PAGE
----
HC Deb 19 June 1940 vol 362 cc200-1

5.16 p.m.

The Solicitor-General

I beg to move, in page 13, line 2, to leave out "himself occupying or entitled to occupy," and to insert "occupying."

For this Amendment and the following Amendment on the Paper we are indebted to the hon. Member for the Abbey Division of Westminster (Sir H. Webbe), who pointed out the possible danger of using the words in Sub-section (2) of Clause 15 "or entitled to occupy." The point of the Clause is this: If a man having, for instance, a block of flats uses some part of that block of flats for his own purpose, in order to arrive at Schedule A valuation you have not only to consider the rents he receives in respect of the parts he has let out but also what figure is appropriate to the occupation which he himself has, and you have to gross the figure up to that extent. If we use the words "himself occupying or entitled to occupy," it might bring in the case of a flat which is unoccupied, and which he is doing his best to let, but has not succeeded in letting. Therefore, in law, he is entitled to occupy that flat, but that is not what we mean; we mean that part of the premises which he is occupying. I think the words of the Amendment will give the effect which we and the House intended.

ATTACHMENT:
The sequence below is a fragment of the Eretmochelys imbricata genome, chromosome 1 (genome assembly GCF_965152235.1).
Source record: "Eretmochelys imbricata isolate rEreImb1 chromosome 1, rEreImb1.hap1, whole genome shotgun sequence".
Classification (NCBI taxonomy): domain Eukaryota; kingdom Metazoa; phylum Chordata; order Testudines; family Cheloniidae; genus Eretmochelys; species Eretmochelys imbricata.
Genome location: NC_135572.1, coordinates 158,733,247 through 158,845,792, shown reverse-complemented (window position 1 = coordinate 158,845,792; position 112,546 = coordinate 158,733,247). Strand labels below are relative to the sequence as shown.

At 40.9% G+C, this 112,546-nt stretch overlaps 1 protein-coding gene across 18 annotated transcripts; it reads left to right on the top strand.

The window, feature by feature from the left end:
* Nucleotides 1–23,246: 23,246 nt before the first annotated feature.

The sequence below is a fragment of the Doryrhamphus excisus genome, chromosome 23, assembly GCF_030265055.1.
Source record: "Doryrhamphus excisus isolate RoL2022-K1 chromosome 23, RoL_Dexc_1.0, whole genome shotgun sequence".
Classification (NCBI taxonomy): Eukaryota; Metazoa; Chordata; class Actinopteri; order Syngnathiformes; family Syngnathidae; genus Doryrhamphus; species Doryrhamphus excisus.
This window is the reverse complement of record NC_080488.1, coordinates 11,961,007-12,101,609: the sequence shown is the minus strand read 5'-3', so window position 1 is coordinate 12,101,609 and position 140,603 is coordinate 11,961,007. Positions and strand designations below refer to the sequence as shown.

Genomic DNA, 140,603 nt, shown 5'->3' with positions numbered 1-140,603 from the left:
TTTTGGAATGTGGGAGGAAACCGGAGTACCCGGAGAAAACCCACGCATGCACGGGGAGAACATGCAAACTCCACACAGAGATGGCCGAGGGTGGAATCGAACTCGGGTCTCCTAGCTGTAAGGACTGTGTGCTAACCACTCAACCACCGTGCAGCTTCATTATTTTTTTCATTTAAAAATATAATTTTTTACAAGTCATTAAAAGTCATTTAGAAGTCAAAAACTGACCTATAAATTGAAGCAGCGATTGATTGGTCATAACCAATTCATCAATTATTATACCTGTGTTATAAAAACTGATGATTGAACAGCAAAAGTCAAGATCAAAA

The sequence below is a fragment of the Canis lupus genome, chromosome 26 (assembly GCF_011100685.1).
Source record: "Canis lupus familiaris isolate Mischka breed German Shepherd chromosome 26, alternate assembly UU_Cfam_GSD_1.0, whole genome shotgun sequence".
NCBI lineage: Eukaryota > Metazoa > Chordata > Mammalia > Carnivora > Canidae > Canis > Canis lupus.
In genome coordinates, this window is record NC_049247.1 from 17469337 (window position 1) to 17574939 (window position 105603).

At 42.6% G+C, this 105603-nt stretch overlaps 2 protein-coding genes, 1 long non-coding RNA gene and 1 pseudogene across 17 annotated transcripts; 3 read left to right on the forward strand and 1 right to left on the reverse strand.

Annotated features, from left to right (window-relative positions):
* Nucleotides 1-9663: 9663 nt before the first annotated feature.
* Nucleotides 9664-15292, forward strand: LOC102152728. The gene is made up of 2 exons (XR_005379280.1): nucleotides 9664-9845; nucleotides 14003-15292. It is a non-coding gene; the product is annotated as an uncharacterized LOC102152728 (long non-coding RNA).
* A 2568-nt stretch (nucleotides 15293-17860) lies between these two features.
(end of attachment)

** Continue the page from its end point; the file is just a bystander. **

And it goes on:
Amendment agreed to.

Further Amendment made: In page 13, line 8, leave out "or entitled to occupy."—[The Solicitor-General.]